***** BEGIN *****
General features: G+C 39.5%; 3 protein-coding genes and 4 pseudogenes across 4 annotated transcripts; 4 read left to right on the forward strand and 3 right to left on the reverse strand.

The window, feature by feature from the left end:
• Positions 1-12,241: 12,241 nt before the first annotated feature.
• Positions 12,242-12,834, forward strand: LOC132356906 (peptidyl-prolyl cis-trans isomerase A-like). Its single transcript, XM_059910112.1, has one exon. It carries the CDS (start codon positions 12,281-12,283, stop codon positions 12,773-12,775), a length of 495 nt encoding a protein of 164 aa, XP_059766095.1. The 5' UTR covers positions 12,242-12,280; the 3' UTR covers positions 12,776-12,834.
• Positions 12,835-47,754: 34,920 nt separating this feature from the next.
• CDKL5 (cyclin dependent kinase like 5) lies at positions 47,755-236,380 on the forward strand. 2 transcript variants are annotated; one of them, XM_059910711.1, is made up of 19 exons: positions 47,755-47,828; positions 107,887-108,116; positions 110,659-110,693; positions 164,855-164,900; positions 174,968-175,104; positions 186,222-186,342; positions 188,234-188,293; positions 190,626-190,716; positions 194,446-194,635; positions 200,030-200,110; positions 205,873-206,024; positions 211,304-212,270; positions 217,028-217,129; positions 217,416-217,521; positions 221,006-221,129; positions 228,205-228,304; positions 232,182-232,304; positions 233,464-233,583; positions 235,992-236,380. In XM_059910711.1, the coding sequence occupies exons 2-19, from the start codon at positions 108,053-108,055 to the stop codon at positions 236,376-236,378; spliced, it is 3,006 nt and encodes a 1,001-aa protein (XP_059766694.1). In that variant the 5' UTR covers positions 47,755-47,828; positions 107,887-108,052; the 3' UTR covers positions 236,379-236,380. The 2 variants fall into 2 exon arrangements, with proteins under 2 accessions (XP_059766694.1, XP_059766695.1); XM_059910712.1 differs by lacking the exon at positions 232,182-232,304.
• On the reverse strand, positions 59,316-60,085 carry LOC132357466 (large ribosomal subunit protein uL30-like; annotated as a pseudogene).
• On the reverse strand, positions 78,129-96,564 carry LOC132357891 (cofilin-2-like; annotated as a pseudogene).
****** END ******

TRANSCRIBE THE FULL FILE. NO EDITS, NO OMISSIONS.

General features: G+C 39.5%; 3 protein-coding genes and 4 pseudogenes across 4 annotated transcripts; 4 read left to right on the forward strand and 3 right to left on the reverse strand.

The window, feature by feature from the left end:
• Positions 1-12,241: 12,241 nt before the first annotated feature.
• Positions 12,242-12,834, forward strand: LOC132356906 (peptidyl-prolyl cis-trans isomerase A-like). Its single transcript, XM_059910112.1, has one exon. It carries the CDS (start codon positions 12,281-12,283, stop codon positions 12,773-12,775), a length of 495 nt encoding a protein of 164 aa, XP_059766095.1. The 5' UTR covers positions 12,242-12,280; the 3' UTR covers positions 12,776-12,834.
• Positions 12,835-47,754: 34,920 nt separating this feature from the next.
• CDKL5 (cyclin dependent kinase like 5) lies at positions 47,755-236,380 on the forward strand. 2 transcript variants are annotated; one of them, XM_059910711.1, is made up of 19 exons: positions 47,755-47,828; positions 107,887-108,116; positions 110,659-110,693; positions 164,855-164,900; positions 174,968-175,104; positions 186,222-186,342; positions 188,234-188,293; positions 190,626-190,716; positions 194,446-194,635; positions 200,030-200,110; positions 205,873-206,024; positions 211,304-212,270; positions 217,028-217,129; positions 217,416-217,521; positions 221,006-221,129; positions 228,205-228,304; positions 232,182-232,304; positions 233,464-233,583; positions 235,992-236,380. In XM_059910711.1, the coding sequence occupies exons 2-19, from the start codon at positions 108,053-108,055 to the stop codon at positions 236,376-236,378; spliced, it is 3,006 nt and encodes a 1,001-aa protein (XP_059766694.1). In that variant the 5' UTR covers positions 47,755-47,828; positions 107,887-108,052; the 3' UTR covers positions 236,379-236,380. The 2 variants fall into 2 exon arrangements, with proteins under 2 accessions (XP_059766694.1, XP_059766695.1); XM_059910712.1 differs by lacking the exon at positions 232,182-232,304.
• On the reverse strand, positions 59,316-60,085 carry LOC132357466 (large ribosomal subunit protein uL30-like; annotated as a pseudogene).
• On the reverse strand, positions 78,129-96,564 carry LOC132357891 (cofilin-2-like; annotated as a pseudogene).